And here’s another question: what would it take for you to come to a conference like this? I’m pretty sure SINC will repeat the conference sometime in the next two years. Is there anything you feel is a must?

Btw, the conference included a trip to the gun range. I shot a .22 and a Glock 9 millimeter. But only two rounds. I need more. I did apply for my FOID card last week. Assuming I pass the background check, it should arrive in a month or so.

To be continued…

10 comments:

Sara Paretsky said...

libby, what a great post--I'm so sorry I wasn't at the conference!

Sara

Lee Lofland said...

Hi Libby. I'm pleased with the feedback we've all received about the Forensic University. It seems as if all the months of planning really paid off. Joanna and Michelle did a fantastic job.

I know I'm proud to have been a small part of such a wonderful event. I speak for a lot of conferences each year and this was definitely one of the best, ever.

Who'd of thought so many eyes would light up at the mention of murder...

Rob said...

I would have killed to attend this. Time just wasn't right. Maybe next year if they do it again.

Tasha Alexander said...

Libby, that sounds fantastic. So.....what are the fifteen ways to tell if someone's lying????

Libby Hellmann said...

Thanks for the comments, Lee... I really enjoyed all your talks.

Tasha, I could tell you how to spot liars, but then I'd have to kill you. :)
Actually, the following are from one of Lee's workshops... (Don't have room for all 15, but here's a start):

-- Limited arm and hand movement
-- Keeping hands and arms close to the body
-- Stiff movements
-- Hands touch face, throat and mouth... nor heart or chest with an open hand (I like this one)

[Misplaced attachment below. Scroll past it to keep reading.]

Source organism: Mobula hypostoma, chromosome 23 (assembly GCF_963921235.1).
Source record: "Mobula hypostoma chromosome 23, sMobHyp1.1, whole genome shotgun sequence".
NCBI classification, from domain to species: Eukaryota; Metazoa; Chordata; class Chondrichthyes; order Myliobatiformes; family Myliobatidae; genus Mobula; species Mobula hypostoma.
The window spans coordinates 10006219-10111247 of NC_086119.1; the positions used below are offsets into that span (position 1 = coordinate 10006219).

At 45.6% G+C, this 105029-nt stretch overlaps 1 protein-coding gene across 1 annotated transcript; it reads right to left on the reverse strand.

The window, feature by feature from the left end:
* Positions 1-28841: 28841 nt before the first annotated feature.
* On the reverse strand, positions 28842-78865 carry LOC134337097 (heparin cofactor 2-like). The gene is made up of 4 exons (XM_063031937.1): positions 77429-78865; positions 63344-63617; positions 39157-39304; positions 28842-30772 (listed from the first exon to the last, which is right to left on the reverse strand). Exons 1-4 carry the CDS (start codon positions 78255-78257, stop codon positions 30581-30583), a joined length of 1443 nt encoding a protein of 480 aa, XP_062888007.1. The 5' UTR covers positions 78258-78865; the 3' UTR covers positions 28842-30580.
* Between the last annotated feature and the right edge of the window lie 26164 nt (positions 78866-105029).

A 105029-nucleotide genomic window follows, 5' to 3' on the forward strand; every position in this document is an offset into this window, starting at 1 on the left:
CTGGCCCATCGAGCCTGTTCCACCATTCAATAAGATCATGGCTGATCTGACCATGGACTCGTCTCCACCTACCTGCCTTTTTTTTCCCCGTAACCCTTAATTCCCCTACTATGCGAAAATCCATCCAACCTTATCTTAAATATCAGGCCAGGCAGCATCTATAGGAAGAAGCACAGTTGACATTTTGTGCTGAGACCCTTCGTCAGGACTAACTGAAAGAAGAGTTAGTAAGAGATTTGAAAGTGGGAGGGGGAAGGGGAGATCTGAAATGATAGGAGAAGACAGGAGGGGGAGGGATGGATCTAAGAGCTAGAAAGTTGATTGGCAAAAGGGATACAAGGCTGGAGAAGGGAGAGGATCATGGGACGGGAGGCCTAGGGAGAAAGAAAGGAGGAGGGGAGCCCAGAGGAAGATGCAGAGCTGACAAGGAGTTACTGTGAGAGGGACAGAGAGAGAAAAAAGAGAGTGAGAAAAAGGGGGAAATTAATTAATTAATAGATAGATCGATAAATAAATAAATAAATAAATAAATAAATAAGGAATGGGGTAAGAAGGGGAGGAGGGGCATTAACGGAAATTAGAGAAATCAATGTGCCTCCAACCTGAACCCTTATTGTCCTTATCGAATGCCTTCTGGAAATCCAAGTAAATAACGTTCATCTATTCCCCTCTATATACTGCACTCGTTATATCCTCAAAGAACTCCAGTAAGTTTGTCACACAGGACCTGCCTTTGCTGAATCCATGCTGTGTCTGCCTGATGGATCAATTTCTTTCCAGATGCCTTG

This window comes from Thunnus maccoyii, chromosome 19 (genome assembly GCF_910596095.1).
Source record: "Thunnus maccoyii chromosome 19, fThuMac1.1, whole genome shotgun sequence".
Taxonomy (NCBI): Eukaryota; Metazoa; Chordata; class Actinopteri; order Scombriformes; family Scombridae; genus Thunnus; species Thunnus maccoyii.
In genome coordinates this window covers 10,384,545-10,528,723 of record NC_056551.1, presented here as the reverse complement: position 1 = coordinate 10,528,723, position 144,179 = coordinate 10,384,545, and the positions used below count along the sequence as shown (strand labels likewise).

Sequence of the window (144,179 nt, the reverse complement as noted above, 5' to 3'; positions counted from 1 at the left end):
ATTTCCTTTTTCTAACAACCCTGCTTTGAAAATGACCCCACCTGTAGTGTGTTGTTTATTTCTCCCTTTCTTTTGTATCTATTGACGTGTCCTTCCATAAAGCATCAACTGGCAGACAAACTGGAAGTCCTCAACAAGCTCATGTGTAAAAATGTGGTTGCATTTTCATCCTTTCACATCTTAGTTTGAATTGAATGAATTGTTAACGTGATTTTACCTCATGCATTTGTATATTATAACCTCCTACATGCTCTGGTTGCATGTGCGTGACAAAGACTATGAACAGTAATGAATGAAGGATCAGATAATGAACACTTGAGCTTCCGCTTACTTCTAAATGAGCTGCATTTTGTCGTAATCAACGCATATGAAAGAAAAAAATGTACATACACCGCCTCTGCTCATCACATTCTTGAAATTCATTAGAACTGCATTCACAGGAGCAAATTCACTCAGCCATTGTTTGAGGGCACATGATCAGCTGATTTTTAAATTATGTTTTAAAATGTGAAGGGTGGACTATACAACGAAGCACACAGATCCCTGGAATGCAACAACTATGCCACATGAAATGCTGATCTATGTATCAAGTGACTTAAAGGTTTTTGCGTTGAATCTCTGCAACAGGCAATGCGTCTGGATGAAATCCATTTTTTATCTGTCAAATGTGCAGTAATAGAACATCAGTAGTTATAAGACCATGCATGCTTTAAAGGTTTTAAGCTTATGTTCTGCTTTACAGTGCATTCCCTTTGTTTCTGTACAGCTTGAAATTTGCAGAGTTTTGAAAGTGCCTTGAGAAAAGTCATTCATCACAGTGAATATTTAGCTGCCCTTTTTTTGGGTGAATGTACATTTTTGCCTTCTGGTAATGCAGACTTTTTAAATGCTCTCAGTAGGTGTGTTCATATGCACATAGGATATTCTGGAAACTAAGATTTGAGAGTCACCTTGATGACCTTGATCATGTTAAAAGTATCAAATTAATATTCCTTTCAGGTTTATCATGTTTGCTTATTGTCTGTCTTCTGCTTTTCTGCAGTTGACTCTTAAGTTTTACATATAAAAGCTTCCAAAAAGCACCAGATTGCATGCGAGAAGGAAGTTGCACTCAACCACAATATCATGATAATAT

-- Scratches nose or behind ear
-- Lack of eye contact
--Turns head or body away

Therese Szymanski said...

Great post -- and it was a great conference! The only trouble was not being able to attend all sessions! (Let's see, do we need to work out astral projection to do this, or is there some other way, like talking them into selling tapes and/or transcripts next time?)

Maryann Mercer said...

I would have gone if the bank merger hadn't trapped me at my desk! Next time for sure! Sounds like a wonderful time was had and lots of great stuff learned. Color me envious!

Josephine Damian said...

Sleuthfest Conference in Florida has a forensics track of lectures every year at that con. There's always a big name mystery author to give the keynote on the first day, but the second day has a keynote from a forensics expert - past keynote/lecturers have been Henry Lee and Michael Baden.

There's a ton of forensics related lectures throughout this con. given by professionals various forensics fields.

Exiled East Coaster said...

That's my Mom (and her gun)! Guess I'll have to make sure to send you Mothers' Day cards on time...or else.

Wilfred the Author said...

Libby, you looked great with that Uzi. It's a shame yu didn't get to fire it like I did.

I was shocked at how well some of the ladies did with their guns.